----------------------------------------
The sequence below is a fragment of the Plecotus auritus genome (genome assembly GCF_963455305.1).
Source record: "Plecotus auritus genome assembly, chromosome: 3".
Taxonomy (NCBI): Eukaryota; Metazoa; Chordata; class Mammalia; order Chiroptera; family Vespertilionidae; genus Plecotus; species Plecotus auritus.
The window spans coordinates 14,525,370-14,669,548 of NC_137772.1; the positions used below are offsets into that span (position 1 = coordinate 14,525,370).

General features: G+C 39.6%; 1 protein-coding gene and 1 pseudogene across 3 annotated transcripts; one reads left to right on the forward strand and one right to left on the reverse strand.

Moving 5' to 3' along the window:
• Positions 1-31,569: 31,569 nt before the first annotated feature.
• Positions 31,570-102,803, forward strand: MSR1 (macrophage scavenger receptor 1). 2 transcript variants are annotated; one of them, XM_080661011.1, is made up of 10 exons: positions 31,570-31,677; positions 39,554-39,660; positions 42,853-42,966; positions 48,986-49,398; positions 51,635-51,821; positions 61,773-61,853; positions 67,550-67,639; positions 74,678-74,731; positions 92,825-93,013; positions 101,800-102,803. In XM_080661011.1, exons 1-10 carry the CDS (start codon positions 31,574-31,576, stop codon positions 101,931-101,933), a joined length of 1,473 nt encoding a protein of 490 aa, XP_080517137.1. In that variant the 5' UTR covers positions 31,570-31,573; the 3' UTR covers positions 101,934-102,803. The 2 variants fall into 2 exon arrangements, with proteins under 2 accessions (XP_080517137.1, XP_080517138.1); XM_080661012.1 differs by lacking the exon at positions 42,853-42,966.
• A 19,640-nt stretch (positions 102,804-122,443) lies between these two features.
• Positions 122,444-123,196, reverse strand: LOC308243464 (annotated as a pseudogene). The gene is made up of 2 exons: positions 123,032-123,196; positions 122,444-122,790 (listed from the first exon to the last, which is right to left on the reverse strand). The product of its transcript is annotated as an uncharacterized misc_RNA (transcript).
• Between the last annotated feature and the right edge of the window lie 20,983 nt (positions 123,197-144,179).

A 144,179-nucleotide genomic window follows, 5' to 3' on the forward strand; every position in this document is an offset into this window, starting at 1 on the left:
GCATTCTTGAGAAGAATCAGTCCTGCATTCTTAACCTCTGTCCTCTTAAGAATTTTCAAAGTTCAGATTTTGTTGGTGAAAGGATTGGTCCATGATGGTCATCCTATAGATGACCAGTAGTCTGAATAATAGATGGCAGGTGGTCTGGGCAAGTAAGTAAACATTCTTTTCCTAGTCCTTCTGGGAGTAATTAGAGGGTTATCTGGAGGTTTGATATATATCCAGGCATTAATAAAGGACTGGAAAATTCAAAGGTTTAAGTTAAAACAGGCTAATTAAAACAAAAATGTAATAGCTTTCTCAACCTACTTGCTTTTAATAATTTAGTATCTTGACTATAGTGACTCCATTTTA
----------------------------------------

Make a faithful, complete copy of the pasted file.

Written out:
The sequence below is a fragment of the Plecotus auritus genome (genome assembly GCF_963455305.1).
Source record: "Plecotus auritus genome assembly, chromosome: 3".
Taxonomy (NCBI): Eukaryota; Metazoa; Chordata; class Mammalia; order Chiroptera; family Vespertilionidae; genus Plecotus; species Plecotus auritus.
The window spans coordinates 14,525,370-14,669,548 of NC_137772.1; the positions used below are offsets into that span (position 1 = coordinate 14,525,370).

General features: G+C 39.6%; 1 protein-coding gene and 1 pseudogene across 3 annotated transcripts; one reads left to right on the forward strand and one right to left on the reverse strand.

Moving 5' to 3' along the window:
• Positions 1-31,569: 31,569 nt before the first annotated feature.
• Positions 31,570-102,803, forward strand: MSR1 (macrophage scavenger receptor 1). 2 transcript variants are annotated; one of them, XM_080661011.1, is made up of 10 exons: positions 31,570-31,677; positions 39,554-39,660; positions 42,853-42,966; positions 48,986-49,398; positions 51,635-51,821; positions 61,773-61,853; positions 67,550-67,639; positions 74,678-74,731; positions 92,825-93,013; positions 101,800-102,803. In XM_080661011.1, exons 1-10 carry the CDS (start codon positions 31,574-31,576, stop codon positions 101,931-101,933), a joined length of 1,473 nt encoding a protein of 490 aa, XP_080517137.1. In that variant the 5' UTR covers positions 31,570-31,573; the 3' UTR covers positions 101,934-102,803. The 2 variants fall into 2 exon arrangements, with proteins under 2 accessions (XP_080517137.1, XP_080517138.1); XM_080661012.1 differs by lacking the exon at positions 42,853-42,966.
• A 19,640-nt stretch (positions 102,804-122,443) lies between these two features.
• Positions 122,444-123,196, reverse strand: LOC308243464 (annotated as a pseudogene). The gene is made up of 2 exons: positions 123,032-123,196; positions 122,444-122,790 (listed from the first exon to the last, which is right to left on the reverse strand). The product of its transcript is annotated as an uncharacterized misc_RNA (transcript).
• Between the last annotated feature and the right edge of the window lie 20,983 nt (positions 123,197-144,179).

A 144,179-nucleotide genomic window follows, 5' to 3' on the forward strand; every position in this document is an offset into this window, starting at 1 on the left:
GCATTCTTGAGAAGAATCAGTCCTGCATTCTTAACCTCTGTCCTCTTAAGAATTTTCAAAGTTCAGATTTTGTTGGTGAAAGGATTGGTCCATGATGGTCATCCTATAGATGACCAGTAGTCTGAATAATAGATGGCAGGTGGTCTGGGCAAGTAAGTAAACATTCTTTTCCTAGTCCTTCTGGGAGTAATTAGAGGGTTATCTGGAGGTTTGATATATATCCAGGCATTAATAAAGGACTGGAAAATTCAAAGGTTTAAGTTAAAACAGGCTAATTAAAACAAAAATGTAATAGCTTTCTCAACCTACTTGCTTTTAATAATTTAGTATCTTGACTATAGTGACTCCATTTTA